Despite the stamp duty holiday reducing the average of tax to be paid on a buy-to-let property, landlords have seen the profitability of their investments shrink by 17%.
This information comes from the latest research by Howsy, the lettings management platform. The results show that the actual cost of being a landlord still requires 65% of an average buy-to-let income. This takes into account void periods, mortgage interest, management fees, and maintenance.
Initial investment costs are down by 23%
Chancellor Rishi Sunak’s stamp duty holiday has meant that the initial cost of Stamp Duty Land Tax has fallen by 26%. This reduced cost of £4,957 combined with the average tenant finding fee of £827 results in the initial price of investing in buy-to-let dropping by 23% year on year.
Ongoing buy-to-let costs are down by 10%
Howsy has also reported a reduction in the ongoing costs of running a buy-to-let property by 10%.
The average landlord experiences 23.75 days of void periods each year, reducing rental income by £538 on an annual basis, Howsy reports. On top of this, agency management fees have increased by 2% since last year, now costing an average of £992 a year.
However, mortgage rates have been favourable in some places. Seeing the interest paid on money borrowed drop by 10% in the last year. Howsy says the 73% of landlords that buy with a mortgage are now paying out £6,232 in annual interest, compared to £6,921 a year ago.
The average annual maintenance and repair bill for a buy-to-let has also dropped 20% year on year, now at £1,652.
Looking at overall ongoing running costs, this figure averages £9,414. Howsy notes that this is a sizeable sum, but one that has decreased by as much as 10% when compared to last year.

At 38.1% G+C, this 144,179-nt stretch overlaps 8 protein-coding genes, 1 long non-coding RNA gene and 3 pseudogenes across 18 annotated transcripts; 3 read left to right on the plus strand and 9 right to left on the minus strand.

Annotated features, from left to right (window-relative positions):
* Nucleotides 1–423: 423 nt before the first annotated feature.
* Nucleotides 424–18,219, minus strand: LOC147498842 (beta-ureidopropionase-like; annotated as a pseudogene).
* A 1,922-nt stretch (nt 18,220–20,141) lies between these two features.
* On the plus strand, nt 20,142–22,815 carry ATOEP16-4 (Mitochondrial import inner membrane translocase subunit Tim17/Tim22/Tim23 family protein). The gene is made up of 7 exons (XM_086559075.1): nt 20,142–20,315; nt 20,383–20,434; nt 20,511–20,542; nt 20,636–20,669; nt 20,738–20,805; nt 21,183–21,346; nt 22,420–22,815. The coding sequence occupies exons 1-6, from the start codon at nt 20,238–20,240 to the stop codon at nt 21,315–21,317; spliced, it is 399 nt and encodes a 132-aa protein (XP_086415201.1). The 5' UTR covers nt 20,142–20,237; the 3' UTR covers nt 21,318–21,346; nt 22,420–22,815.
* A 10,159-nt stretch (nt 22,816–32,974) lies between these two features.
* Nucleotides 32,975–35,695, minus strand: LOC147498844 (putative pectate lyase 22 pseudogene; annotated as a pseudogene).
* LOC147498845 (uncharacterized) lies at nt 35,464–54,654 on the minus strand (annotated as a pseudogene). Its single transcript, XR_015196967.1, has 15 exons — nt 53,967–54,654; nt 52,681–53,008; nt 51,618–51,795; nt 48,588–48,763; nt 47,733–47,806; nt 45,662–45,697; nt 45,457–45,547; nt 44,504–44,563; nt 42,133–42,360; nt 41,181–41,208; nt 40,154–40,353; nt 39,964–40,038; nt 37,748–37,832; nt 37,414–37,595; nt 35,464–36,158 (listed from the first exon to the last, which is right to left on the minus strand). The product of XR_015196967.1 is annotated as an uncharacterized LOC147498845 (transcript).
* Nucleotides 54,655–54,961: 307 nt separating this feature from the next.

Buy-to-let income is down by 13%
Although initial and ongoing costs have fallen, this is also the case for the profitability of buy-to-let investments.
Rental yields are now at an average of 5%, with landlords seeing a 2% increase in annual rental income. However, the average rate of bricks and mortar capital appreciation over the last ten years has decreased. It is now down from 4.70% during the previous year to 3.81%. This results in the value of buy-to-let properties only increasing an average of £6,296 in 2020, compared to £8,614 last year.
Taking into consideration capital appreciation and annual rental income, the average buy-to-let property is currently bringing an overall return of £14,564, which is a 13% decrease on last year’s £16,726.
The remaining profit
After deducting start-up costs, ongoing costs, and unforeseen events, such as the possibility of evicting a tenant, landlords are looking at an average profit of £5,150.
Howsy summarises that the ongoing costs account for 65% of their buy-to-let income, resulting in profitability falling 17% in the last year.
Founder and CEO of Howsy, Calum Brannan, commented: “It’s great to see that the government has finally provided landlords with a momentary financial reprieve in the form of a stamp duty reduction.
“However, our research shows that overall, buy-to-let profitability is still down year on year, and more must be done to help stimulate the backbone of the rental market.
“Of course, bricks and mortar remain a very sound investment, and in many pockets of the market, the return is far higher than that of the average landlord. But we need to do more to encourage landlords to return to the market at all tiers and in all areas to meet the massive demand from tenants for rental homes.
“Luckily today, the integration of technology into the lettings space means there are ways to increase profit margins. Online lettings platforms allow for a much more affordable management fee with greater accessibility.
“While additional products such as Howsy Protect not only provide a guaranteed source of rental income, but they also protect against unforeseen damages to your investment, as well as providing additional peace of mind with appliance cover, home emergency and boiler cover, plus much more.”